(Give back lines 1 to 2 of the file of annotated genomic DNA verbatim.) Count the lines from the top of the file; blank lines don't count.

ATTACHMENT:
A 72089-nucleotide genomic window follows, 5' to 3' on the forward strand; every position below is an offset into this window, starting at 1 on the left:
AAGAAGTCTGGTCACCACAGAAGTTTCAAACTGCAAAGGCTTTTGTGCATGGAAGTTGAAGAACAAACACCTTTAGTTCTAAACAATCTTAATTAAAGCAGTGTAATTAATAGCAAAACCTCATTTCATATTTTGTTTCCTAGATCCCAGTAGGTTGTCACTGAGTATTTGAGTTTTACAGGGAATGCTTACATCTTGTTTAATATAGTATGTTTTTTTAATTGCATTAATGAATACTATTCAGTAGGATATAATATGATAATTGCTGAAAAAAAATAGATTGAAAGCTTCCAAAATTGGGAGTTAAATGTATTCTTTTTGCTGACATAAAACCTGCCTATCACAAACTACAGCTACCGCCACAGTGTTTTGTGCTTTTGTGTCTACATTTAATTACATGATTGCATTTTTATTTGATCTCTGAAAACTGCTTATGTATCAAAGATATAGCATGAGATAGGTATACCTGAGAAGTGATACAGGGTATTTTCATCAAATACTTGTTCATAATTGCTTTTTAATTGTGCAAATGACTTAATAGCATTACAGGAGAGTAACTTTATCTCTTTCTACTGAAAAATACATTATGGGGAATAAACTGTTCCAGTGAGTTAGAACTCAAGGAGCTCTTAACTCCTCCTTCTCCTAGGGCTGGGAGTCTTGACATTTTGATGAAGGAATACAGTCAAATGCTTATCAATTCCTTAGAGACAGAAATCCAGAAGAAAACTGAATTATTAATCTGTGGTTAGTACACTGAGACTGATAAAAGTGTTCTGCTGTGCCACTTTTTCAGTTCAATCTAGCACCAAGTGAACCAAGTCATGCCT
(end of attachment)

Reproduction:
A 72089-nucleotide genomic window follows, 5' to 3' on the forward strand; every position below is an offset into this window, starting at 1 on the left:
AAGAAGTCTGGTCACCACAGAAGTTTCAAACTGCAAAGGCTTTTGTGCATGGAAGTTGAAGAACAAACACCTTTAGTTCTAAACAATCTTAATTAAAGCAGTGTAATTAATAGCAAAACCTCATTTCATATTTTGTTTCCTAGATCCCAGTAGGTTGTCACTGAGTATTTGAGTTTTACAGGGAATGCTTACATCTTGTTTAATATAGTATGTTTTTTTAATTGCATTAATGAATACTATTCAGTAGGATATAATATGATAATTGCTGAAAAAAAATAGATTGAAAGCTTCCAAAATTGGGAGTTAAATGTATTCTTTTTGCTGACATAAAACCTGCCTATCACAAACTACAGCTACCGCCACAGTGTTTTGTGCTTTTGTGTCTACATTTAATTACATGATTGCATTTTTATTTGATCTCTGAAAACTGCTTATGTATCAAAGATATAGCATGAGATAGGTATACCTGAGAAGTGATACAGGGTATTTTCATCAAATACTTGTTCATAATTGCTTTTTAATTGTGCAAATGACTTAATAGCATTACAGGAGAGTAACTTTATCTCTTTCTACTGAAAAATACATTATGGGGAATAAACTGTTCCAGTGAGTTAGAACTCAAGGAGCTCTTAACTCCTCCTTCTCCTAGGGCTGGGAGTCTTGACATTTTGATGAAGGAATACAGTCAAATGCTTATCAATTCCTTAGAGACAGAAATCCAGAAGAAAACTGAATTATTAATCTGTGGTTAGTACACTGAGACTGATAAAAGTGTTCTGCTGTGCCACTTTTTCAGTTCAATCTAGCACCAAGTGAACCAAGTCATGCCT